Family Medicine Residency Teaching Conferences
The core of the learning experience in the residency program is to combine supervised “hands-on” patient care experience with structured didactic educational sessions and department meetings.
Formal morning report is presented every morning. The assigned attending leads the audience of medical students, residents and attending physicians in a case-based discussion of both common and interesting inpatient and outpatient scenarios. Residents also present monthly board preparation sessions during which test questions and answers are discussed.
Academic Day Lectures
All Family Medicine residents attend a four-hour academic day at the hospital's modern education center every Wednesday afternoon. During this protected time, lectures and hands-on workshops are presented by Family Medicine faculty, our subspecialty colleagues and the residents themselves. Topics from the entire breadth of Family Medicine are discussed over a 36-month curriculum.
Our Family Medicine conferences include a core medical lecture series, journal club and medical ethics. Topics follow a 36-month curricular cycle. Learning is further enhanced by a daily academic schedule developed especially for our Family Medicine residents consisting of didactic lectures, radiology conferences, resident case presentations and a popular jeopardy challenge. Residents also are invited to participate in medical staff educational activities such as departmental Grand Rounds and monthly cancer conferences. A variety of professional issues are addressed during year-specific forums designed to meet the ongoing needs of each class. Other special programs such as ALSO training, a Resident Research Symposium, a roundtable on career opportunities and a workshop on contract negotiations are sponsored by the Network of Family Medicine Residencies affiliated with the Department of Family Medicine, UMDNJ-Robert Wood Johnson Medical School. An office-wide annual audit program teaches residents to effectively manage practice quality and improvement.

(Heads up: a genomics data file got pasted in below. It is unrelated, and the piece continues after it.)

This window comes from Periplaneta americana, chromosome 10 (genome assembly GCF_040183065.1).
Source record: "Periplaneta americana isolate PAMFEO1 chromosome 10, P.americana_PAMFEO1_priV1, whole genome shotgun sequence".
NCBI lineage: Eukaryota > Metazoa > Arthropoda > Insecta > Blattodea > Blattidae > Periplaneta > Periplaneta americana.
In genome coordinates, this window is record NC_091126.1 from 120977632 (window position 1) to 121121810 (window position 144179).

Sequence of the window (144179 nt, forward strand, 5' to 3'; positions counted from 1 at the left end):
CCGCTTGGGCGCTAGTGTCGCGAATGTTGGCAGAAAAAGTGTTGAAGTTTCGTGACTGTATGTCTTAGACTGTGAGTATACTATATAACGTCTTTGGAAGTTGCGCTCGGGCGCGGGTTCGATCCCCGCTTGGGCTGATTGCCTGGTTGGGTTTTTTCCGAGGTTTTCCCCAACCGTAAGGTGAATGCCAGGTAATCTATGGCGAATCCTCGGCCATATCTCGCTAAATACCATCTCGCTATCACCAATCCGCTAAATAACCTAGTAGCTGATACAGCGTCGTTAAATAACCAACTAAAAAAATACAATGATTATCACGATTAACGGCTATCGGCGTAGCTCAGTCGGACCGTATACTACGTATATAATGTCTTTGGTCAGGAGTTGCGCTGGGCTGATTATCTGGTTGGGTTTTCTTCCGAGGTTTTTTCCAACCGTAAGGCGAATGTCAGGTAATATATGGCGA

Feedback and Evaluation
Residents meet regularly with their advisors to set rotation-specific and personal learning goals, and to assess the progress they have made toward achieving them. Each class has a faculty advisor who oversees their educational experiences and monitors their ongoing curricular needs. Faculty and advisors routinely solicit and rely on resident input to enhance St. Luke’s Hospital – Warren Campus' educational program. Our educational system reflects the faculty's commitment to the concepts of the adult learner.
Farley Education Center Auditorium
Many lectures are presented in the hospital's Farley Education Center auditorium. The 96-seat auditorium, which opened in 1998, includes an advanced audio and visual system.